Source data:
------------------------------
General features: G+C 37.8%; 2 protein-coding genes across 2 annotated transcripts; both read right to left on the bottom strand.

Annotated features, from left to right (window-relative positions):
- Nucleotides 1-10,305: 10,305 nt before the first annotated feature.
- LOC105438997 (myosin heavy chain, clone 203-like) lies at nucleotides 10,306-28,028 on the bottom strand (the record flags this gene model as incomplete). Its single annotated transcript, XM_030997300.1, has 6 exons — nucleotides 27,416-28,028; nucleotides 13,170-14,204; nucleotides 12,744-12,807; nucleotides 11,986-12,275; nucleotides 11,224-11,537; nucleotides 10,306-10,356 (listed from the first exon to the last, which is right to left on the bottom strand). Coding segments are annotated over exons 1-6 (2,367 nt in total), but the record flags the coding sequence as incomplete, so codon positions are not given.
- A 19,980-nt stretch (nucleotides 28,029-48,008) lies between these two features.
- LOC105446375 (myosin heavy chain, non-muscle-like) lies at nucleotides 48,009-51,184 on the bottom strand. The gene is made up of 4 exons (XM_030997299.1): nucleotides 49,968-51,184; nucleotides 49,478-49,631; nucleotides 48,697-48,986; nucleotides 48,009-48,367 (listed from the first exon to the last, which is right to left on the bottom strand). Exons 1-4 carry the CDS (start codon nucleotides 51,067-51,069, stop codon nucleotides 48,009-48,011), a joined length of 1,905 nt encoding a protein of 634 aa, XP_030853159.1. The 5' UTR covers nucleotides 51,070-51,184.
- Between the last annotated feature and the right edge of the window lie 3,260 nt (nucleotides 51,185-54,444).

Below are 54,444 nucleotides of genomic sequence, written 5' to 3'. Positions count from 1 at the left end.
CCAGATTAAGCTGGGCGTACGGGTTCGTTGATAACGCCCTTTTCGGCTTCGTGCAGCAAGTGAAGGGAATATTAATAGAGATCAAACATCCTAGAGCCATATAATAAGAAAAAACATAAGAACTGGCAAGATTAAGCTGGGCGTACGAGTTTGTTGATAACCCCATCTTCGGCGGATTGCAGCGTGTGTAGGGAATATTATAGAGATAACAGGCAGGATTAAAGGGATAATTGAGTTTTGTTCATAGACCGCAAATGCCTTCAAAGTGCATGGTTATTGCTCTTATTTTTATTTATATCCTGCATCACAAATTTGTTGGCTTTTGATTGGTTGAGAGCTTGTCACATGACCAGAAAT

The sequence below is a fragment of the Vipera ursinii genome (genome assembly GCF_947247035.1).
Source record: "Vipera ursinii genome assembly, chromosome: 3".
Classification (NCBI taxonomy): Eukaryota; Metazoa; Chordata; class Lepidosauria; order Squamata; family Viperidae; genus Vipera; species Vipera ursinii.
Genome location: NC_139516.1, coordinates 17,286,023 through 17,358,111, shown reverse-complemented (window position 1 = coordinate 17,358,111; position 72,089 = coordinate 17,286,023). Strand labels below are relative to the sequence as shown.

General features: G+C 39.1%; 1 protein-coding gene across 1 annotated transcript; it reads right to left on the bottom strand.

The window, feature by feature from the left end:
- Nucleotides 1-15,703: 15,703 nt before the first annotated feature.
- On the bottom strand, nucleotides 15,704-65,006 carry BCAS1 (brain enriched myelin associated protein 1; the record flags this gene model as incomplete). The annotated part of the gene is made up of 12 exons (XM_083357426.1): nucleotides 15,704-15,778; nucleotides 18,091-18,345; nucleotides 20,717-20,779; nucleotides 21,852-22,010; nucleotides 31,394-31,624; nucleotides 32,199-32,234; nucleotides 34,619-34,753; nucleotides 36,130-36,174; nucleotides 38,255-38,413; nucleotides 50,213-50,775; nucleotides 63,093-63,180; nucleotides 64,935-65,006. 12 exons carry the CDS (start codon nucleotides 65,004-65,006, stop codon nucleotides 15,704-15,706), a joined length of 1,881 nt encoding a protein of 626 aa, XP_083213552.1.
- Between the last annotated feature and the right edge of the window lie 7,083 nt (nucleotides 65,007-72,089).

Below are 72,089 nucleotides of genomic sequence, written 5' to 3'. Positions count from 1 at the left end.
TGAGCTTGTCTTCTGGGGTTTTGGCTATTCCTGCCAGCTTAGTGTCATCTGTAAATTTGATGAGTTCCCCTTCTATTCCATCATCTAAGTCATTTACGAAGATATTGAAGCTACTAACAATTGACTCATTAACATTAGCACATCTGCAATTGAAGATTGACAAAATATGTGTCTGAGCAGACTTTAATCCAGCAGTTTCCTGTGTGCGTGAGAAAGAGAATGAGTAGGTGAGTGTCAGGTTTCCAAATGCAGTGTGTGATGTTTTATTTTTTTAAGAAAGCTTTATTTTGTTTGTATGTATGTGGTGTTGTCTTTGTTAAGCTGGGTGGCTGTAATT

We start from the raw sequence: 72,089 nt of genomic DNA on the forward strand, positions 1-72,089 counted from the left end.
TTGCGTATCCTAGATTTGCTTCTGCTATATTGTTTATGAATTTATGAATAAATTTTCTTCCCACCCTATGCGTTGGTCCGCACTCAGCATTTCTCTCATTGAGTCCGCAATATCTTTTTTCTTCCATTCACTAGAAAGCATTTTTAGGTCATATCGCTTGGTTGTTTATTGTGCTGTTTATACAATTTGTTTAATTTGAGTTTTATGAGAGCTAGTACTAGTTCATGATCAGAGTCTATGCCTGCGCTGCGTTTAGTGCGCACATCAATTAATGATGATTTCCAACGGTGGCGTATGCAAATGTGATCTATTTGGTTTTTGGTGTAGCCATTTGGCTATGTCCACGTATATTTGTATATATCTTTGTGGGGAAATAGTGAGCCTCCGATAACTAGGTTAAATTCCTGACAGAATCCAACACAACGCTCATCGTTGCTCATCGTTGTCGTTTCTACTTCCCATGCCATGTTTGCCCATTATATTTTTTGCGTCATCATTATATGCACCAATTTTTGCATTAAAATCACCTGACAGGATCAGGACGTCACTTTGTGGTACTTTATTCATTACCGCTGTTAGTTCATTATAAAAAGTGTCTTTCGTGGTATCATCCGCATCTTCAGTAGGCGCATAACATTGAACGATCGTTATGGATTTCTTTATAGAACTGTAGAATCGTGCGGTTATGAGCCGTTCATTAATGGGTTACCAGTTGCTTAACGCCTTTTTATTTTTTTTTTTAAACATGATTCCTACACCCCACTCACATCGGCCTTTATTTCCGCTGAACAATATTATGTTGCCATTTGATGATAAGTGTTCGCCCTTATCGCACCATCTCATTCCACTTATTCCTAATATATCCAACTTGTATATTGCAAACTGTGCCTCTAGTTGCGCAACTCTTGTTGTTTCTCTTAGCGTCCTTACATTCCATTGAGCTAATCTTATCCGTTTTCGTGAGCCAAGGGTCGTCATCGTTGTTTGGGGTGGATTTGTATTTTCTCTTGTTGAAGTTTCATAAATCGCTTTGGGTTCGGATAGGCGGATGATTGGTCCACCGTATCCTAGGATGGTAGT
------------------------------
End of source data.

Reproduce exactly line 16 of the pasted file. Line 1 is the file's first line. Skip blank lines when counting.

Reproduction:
- Nucleotides 1-15,703: 15,703 nt before the first annotated feature.